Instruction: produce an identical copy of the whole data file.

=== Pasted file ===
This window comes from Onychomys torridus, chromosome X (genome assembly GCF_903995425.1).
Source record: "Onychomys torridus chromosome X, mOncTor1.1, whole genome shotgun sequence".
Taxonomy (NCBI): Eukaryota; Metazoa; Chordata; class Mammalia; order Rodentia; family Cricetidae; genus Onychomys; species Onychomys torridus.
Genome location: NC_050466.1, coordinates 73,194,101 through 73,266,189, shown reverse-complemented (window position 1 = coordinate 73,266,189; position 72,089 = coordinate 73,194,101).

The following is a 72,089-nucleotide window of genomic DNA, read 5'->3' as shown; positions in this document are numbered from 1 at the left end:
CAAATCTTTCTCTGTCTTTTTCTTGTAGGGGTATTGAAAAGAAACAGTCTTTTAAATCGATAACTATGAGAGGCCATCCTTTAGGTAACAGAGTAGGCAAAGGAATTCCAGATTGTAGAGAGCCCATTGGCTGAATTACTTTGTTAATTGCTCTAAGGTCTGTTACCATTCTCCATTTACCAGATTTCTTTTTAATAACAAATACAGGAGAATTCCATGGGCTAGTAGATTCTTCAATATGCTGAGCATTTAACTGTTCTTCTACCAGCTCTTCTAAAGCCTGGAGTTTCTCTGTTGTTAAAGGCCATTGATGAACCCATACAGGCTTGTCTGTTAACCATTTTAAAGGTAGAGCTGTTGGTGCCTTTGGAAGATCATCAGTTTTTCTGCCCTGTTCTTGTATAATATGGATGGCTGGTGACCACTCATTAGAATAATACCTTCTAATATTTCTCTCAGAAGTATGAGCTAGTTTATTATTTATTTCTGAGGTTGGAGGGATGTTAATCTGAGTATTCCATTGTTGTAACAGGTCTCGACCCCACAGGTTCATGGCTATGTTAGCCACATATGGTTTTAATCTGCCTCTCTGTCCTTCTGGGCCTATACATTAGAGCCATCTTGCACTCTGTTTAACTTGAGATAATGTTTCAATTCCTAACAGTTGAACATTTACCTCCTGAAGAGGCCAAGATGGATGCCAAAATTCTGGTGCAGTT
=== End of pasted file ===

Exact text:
This window comes from Onychomys torridus, chromosome X (genome assembly GCF_903995425.1).
Source record: "Onychomys torridus chromosome X, mOncTor1.1, whole genome shotgun sequence".
Taxonomy (NCBI): Eukaryota; Metazoa; Chordata; class Mammalia; order Rodentia; family Cricetidae; genus Onychomys; species Onychomys torridus.
Genome location: NC_050466.1, coordinates 73,194,101 through 73,266,189, shown reverse-complemented (window position 1 = coordinate 73,266,189; position 72,089 = coordinate 73,194,101).

The following is a 72,089-nucleotide window of genomic DNA, read 5'->3' as shown; positions in this document are numbered from 1 at the left end:
CAAATCTTTCTCTGTCTTTTTCTTGTAGGGGTATTGAAAAGAAACAGTCTTTTAAATCGATAACTATGAGAGGCCATCCTTTAGGTAACAGAGTAGGCAAAGGAATTCCAGATTGTAGAGAGCCCATTGGCTGAATTACTTTGTTAATTGCTCTAAGGTCTGTTACCATTCTCCATTTACCAGATTTCTTTTTAATAACAAATACAGGAGAATTCCATGGGCTAGTAGATTCTTCAATATGCTGAGCATTTAACTGTTCTTCTACCAGCTCTTCTAAAGCCTGGAGTTTCTCTGTTGTTAAAGGCCATTGATGAACCCATACAGGCTTGTCTGTTAACCATTTTAAAGGTAGAGCTGTTGGTGCCTTTGGAAGATCATCAGTTTTTCTGCCCTGTTCTTGTATAATATGGATGGCTGGTGACCACTCATTAGAATAATACCTTCTAATATTTCTCTCAGAAGTATGAGCTAGTTTATTATTTATTTCTGAGGTTGGAGGGATGTTAATCTGAGTATTCCATTGTTGTAACAGGTCTCGACCCCACAGGTTCATGGCTATGTTAGCCACATATGGTTTTAATCTGCCTCTCTGTCCTTCTGGGCCTATACATTAGAGCCATCTTGCACTCTGTTTAACTTGAGATAATGTTTCAATTCCTAACAGTTGAACATTTACCTCCTGAAGAGGCCAAGATGGATGCCAAAATTCTGGTGCAGTT